SHAAP and IAS launch 'Men and Alcohol: Key Issues' report

On Wednesday 9th September 2020, Scottish Health Action on Alcohol Problems (SHAAP) and the Institute of Alcohol Studies (IAS) held an online launch event for the publication of our final Men and Alcohol report: Men and Alcohol: Key Issues. The event was extremely well attended, and featured cameos by previous speakers from the highly successful 2019/2020 SHAAP/IAS Men and Alcohol seminar series.

The Men and Alcohol: Key Issues report summarises the contributions and key findings from the 2019/2020 SHAAP/IAS 'Men and Alcohol' seminar series, and makes clear recommendations for research, policy and practice.

It finds that alcohol consumption is intimately tied to male identity in the UK, often in ways that intersect with issues of culture, class and race. It also explores how alcohol-related harms, both mental and physical, remain a significant issue for men in Scotland and the rest of the UK, with men less likely to seek help for mental problems. The report argues that, in order to reduce alcohol-related harm among men we first need to address the stigma around seeking help for both alcohol and mental health problems, and address social and economic inequality.

Key recommendations for addressing alcohol-related harm among men in the UK from the report are:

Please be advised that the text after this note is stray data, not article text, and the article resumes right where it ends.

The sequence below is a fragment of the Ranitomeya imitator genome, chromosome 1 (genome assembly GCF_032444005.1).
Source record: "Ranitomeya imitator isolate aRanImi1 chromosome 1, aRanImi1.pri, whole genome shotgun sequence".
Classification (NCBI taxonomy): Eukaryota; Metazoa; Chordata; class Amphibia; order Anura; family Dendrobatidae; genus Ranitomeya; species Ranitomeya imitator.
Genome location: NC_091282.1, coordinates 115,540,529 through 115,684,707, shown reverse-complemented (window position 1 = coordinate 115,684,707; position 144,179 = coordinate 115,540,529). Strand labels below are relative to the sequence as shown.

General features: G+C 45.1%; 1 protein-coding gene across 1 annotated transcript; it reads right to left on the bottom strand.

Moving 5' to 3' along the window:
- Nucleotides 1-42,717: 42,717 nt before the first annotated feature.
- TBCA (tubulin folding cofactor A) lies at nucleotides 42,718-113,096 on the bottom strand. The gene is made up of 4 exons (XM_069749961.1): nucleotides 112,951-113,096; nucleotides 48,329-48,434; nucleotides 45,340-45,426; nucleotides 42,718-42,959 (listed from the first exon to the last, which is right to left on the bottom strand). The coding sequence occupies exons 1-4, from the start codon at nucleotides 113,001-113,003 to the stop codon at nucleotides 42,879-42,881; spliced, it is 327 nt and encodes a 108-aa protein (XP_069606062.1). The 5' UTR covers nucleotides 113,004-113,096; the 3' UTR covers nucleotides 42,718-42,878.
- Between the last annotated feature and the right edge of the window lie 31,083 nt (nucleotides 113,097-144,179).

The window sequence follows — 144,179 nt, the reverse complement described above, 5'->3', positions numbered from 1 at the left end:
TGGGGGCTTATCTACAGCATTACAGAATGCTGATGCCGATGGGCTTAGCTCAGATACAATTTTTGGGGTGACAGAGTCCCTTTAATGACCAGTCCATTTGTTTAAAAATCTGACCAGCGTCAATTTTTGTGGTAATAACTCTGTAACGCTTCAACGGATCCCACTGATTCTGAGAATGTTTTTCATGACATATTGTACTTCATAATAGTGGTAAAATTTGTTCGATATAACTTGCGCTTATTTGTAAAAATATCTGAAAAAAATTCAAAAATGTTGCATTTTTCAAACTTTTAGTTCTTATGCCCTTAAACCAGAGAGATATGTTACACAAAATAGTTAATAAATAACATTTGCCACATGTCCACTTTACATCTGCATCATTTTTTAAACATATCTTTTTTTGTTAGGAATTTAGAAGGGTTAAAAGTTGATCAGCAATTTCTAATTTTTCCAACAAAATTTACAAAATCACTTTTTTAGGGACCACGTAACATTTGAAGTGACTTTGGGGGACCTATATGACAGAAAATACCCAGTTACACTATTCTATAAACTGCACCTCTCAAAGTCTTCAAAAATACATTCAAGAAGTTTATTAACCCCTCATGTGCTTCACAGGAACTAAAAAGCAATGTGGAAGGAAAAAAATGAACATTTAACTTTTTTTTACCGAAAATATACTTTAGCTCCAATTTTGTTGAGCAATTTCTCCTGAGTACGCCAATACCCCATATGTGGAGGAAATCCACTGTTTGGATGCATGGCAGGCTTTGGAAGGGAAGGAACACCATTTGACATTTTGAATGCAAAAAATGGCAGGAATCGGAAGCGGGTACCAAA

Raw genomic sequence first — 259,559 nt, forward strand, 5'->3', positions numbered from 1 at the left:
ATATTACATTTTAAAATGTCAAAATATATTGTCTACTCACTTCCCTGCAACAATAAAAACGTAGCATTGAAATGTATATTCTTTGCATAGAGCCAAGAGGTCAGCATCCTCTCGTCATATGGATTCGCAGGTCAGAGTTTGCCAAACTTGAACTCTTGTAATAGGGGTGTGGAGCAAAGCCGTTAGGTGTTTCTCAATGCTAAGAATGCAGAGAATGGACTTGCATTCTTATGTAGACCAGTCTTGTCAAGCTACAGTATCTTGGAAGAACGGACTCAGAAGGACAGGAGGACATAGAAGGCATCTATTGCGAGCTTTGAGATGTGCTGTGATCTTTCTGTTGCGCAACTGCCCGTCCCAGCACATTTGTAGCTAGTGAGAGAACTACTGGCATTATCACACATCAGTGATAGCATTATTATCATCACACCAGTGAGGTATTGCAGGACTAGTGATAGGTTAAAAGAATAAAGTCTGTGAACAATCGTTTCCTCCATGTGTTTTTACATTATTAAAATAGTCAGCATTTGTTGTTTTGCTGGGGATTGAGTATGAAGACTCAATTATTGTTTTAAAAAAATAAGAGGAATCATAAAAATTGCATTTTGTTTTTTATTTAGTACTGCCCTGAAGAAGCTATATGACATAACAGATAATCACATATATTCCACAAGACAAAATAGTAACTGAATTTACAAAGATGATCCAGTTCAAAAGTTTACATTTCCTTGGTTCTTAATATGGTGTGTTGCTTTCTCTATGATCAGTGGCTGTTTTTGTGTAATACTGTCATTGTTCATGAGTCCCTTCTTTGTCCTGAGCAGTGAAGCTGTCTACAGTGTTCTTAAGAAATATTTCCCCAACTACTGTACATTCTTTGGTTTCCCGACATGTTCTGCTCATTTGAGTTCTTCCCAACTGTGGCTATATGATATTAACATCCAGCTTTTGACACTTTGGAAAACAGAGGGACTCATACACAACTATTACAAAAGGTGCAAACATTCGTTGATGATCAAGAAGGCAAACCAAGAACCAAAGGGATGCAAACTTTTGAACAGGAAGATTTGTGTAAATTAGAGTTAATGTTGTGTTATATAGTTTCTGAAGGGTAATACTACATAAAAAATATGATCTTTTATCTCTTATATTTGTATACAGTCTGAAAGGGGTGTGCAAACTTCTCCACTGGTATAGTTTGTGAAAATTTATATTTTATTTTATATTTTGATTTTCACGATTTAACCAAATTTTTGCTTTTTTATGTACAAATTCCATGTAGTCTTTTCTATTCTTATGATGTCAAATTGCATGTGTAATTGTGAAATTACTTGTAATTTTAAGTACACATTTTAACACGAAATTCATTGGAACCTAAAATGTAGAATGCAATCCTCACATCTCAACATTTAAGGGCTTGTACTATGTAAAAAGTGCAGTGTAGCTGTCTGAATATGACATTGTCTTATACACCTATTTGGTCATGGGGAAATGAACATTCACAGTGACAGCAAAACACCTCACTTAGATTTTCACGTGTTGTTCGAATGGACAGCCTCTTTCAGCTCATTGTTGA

• to strengthen restrictions on alcohol availability;
  • to enforce bans on alcohol advertising, sponsorship and promotion;
  • to raise alcohol taxes via taxation and pricing policies, and in Scotland to undertake a review of minimum unit pricing linked to affordability;
  • to invest in youth services and provide activities for young people to learn skills, develop relationships and have fun in alcohol-free environments;
  • for all services to be joined-up, trauma-informed and exercising professional optimism, and
  • for services to be guided by the expertise of individuals with lived experience, initiating peer-led support to reduce the stigma of seeking help.

The publication of the report was covered in various media, including the Scotsman and STV, and our Chair, Dr Peter Rice, was interviewed by John Beattie on the BBC Radio Scotland drivetime show.